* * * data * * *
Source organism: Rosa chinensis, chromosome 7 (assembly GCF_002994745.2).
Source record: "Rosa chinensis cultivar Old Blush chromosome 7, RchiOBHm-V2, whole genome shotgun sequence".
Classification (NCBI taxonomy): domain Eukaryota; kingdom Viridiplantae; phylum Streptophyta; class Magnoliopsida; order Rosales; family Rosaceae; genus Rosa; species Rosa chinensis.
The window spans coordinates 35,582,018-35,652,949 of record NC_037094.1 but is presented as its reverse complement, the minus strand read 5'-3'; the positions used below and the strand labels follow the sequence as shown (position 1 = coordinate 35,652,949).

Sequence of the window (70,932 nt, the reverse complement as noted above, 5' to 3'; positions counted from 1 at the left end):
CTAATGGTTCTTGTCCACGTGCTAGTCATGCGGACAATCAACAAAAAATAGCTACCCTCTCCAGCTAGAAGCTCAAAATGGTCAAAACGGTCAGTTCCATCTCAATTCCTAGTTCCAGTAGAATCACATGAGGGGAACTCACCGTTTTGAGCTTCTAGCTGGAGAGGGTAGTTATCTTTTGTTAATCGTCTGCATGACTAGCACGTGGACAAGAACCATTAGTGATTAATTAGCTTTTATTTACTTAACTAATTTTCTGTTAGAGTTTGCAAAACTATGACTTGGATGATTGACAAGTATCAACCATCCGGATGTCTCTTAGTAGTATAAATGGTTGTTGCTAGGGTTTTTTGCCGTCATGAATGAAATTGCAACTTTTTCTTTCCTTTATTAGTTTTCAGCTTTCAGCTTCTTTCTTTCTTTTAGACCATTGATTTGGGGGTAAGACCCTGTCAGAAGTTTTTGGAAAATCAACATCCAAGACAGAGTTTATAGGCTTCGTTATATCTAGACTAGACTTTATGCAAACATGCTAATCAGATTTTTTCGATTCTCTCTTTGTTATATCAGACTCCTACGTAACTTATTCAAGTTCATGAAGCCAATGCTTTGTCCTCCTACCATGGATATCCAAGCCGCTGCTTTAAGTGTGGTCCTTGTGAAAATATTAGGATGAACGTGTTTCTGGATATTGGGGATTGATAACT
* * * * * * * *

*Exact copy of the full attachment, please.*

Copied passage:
Source organism: Rosa chinensis, chromosome 7 (assembly GCF_002994745.2).
Source record: "Rosa chinensis cultivar Old Blush chromosome 7, RchiOBHm-V2, whole genome shotgun sequence".
Classification (NCBI taxonomy): domain Eukaryota; kingdom Viridiplantae; phylum Streptophyta; class Magnoliopsida; order Rosales; family Rosaceae; genus Rosa; species Rosa chinensis.
The window spans coordinates 35,582,018-35,652,949 of record NC_037094.1 but is presented as its reverse complement, the minus strand read 5'-3'; the positions used below and the strand labels follow the sequence as shown (position 1 = coordinate 35,652,949).

Sequence of the window (70,932 nt, the reverse complement as noted above, 5' to 3'; positions counted from 1 at the left end):
CTAATGGTTCTTGTCCACGTGCTAGTCATGCGGACAATCAACAAAAAATAGCTACCCTCTCCAGCTAGAAGCTCAAAATGGTCAAAACGGTCAGTTCCATCTCAATTCCTAGTTCCAGTAGAATCACATGAGGGGAACTCACCGTTTTGAGCTTCTAGCTGGAGAGGGTAGTTATCTTTTGTTAATCGTCTGCATGACTAGCACGTGGACAAGAACCATTAGTGATTAATTAGCTTTTATTTACTTAACTAATTTTCTGTTAGAGTTTGCAAAACTATGACTTGGATGATTGACAAGTATCAACCATCCGGATGTCTCTTAGTAGTATAAATGGTTGTTGCTAGGGTTTTTTGCCGTCATGAATGAAATTGCAACTTTTTCTTTCCTTTATTAGTTTTCAGCTTTCAGCTTCTTTCTTTCTTTTAGACCATTGATTTGGGGGTAAGACCCTGTCAGAAGTTTTTGGAAAATCAACATCCAAGACAGAGTTTATAGGCTTCGTTATATCTAGACTAGACTTTATGCAAACATGCTAATCAGATTTTTTCGATTCTCTCTTTGTTATATCAGACTCCTACGTAACTTATTCAAGTTCATGAAGCCAATGCTTTGTCCTCCTACCATGGATATCCAAGCCGCTGCTTTAAGTGTGGTCCTTGTGAAAATATTAGGATGAACGTGTTTCTGGATATTGGGGATTGATAACT